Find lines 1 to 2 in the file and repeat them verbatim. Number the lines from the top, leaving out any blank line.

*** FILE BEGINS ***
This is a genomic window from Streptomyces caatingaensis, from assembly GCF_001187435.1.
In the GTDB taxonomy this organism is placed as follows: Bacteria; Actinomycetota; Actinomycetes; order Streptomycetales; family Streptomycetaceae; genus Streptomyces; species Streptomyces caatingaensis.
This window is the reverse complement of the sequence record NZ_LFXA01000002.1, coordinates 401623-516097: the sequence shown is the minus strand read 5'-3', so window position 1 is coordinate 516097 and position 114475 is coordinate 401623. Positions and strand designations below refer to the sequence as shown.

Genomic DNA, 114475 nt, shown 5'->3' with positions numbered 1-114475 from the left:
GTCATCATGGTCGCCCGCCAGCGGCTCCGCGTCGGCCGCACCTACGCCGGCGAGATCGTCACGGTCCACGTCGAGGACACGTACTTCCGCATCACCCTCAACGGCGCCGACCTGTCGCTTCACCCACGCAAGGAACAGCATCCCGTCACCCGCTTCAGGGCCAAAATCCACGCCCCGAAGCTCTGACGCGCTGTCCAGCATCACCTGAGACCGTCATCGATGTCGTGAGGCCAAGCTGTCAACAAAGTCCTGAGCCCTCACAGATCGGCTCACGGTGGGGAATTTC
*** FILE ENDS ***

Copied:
This is a genomic window from Streptomyces caatingaensis, from assembly GCF_001187435.1.
In the GTDB taxonomy this organism is placed as follows: Bacteria; Actinomycetota; Actinomycetes; order Streptomycetales; family Streptomycetaceae; genus Streptomyces; species Streptomyces caatingaensis.